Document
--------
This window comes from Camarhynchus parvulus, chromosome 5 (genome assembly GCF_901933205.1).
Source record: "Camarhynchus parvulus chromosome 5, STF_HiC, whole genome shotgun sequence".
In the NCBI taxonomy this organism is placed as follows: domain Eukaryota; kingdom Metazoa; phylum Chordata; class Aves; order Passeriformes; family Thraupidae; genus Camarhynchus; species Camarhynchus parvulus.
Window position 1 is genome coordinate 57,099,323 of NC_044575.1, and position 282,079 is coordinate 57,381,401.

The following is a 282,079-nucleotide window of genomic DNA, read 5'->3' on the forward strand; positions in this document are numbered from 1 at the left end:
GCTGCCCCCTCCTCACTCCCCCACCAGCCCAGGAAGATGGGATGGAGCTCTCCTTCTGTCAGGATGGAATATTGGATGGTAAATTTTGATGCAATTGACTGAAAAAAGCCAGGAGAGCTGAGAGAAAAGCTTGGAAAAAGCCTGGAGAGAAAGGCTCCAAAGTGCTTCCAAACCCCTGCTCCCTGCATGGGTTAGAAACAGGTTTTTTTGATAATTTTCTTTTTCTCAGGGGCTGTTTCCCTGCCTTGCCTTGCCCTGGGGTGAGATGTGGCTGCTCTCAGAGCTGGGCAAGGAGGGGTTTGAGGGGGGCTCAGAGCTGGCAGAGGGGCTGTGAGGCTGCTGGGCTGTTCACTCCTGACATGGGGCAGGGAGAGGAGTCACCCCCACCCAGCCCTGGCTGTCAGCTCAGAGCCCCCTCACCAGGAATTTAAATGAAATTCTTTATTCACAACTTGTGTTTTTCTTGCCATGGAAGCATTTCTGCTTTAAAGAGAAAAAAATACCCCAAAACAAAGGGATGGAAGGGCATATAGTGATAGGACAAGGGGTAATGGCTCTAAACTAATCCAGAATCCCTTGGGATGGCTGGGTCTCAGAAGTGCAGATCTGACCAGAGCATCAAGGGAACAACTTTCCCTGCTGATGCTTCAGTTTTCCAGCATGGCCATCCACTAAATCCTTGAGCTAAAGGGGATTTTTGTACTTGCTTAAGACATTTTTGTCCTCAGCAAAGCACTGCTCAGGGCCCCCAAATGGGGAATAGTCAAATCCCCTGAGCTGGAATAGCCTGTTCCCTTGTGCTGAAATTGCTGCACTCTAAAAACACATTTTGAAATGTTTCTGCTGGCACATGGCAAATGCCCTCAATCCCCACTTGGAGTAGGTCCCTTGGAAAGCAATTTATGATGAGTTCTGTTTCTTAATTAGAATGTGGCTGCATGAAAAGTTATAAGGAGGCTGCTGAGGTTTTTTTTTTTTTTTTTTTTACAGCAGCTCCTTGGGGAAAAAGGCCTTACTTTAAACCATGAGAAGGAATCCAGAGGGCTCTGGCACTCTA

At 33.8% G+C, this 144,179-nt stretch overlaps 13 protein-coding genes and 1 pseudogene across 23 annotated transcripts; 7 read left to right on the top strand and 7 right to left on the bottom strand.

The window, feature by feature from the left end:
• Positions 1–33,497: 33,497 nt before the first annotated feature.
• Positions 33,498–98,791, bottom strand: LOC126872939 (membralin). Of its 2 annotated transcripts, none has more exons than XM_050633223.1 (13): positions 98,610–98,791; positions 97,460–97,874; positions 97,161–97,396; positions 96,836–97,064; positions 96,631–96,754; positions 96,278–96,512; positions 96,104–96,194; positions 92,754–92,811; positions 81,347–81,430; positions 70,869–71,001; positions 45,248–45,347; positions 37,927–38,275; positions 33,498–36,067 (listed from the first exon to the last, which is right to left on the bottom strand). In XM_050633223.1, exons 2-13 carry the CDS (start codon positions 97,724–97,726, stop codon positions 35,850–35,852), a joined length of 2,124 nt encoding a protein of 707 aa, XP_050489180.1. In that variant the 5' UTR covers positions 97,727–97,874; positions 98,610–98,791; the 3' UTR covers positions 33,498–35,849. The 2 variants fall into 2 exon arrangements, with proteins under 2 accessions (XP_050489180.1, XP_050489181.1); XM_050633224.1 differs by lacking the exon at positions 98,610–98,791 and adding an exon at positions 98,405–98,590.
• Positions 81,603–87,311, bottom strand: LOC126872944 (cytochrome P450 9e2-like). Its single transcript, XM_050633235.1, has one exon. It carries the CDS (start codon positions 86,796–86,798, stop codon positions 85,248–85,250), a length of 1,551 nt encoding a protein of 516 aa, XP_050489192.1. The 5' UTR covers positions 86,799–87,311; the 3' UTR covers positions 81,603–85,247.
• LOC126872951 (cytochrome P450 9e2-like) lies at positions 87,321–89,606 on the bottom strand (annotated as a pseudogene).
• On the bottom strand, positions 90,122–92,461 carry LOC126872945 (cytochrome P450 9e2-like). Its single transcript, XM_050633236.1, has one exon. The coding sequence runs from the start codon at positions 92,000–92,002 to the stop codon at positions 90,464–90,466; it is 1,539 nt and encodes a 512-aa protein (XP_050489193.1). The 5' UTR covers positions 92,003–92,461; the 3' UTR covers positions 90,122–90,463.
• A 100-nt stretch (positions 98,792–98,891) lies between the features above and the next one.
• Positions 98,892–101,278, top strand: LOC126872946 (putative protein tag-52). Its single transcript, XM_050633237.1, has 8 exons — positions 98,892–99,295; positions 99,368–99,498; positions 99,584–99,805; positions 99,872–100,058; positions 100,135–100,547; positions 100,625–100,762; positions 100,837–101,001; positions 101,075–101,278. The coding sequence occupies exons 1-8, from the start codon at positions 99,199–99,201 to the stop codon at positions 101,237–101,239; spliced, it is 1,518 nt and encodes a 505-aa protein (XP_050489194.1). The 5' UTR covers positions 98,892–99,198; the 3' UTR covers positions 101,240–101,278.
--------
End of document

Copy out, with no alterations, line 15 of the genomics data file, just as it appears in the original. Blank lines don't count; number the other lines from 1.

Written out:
• Positions 98,892–101,278, top strand: LOC126872946 (putative protein tag-52). Its single transcript, XM_050633237.1, has 8 exons — positions 98,892–99,295; positions 99,368–99,498; positions 99,584–99,805; positions 99,872–100,058; positions 100,135–100,547; positions 100,625–100,762; positions 100,837–101,001; positions 101,075–101,278. The coding sequence occupies exons 1-8, from the start codon at positions 99,199–99,201 to the stop codon at positions 101,237–101,239; spliced, it is 1,518 nt and encodes a 505-aa protein (XP_050489194.1). The 5' UTR covers positions 98,892–99,198; the 3' UTR covers positions 101,240–101,278.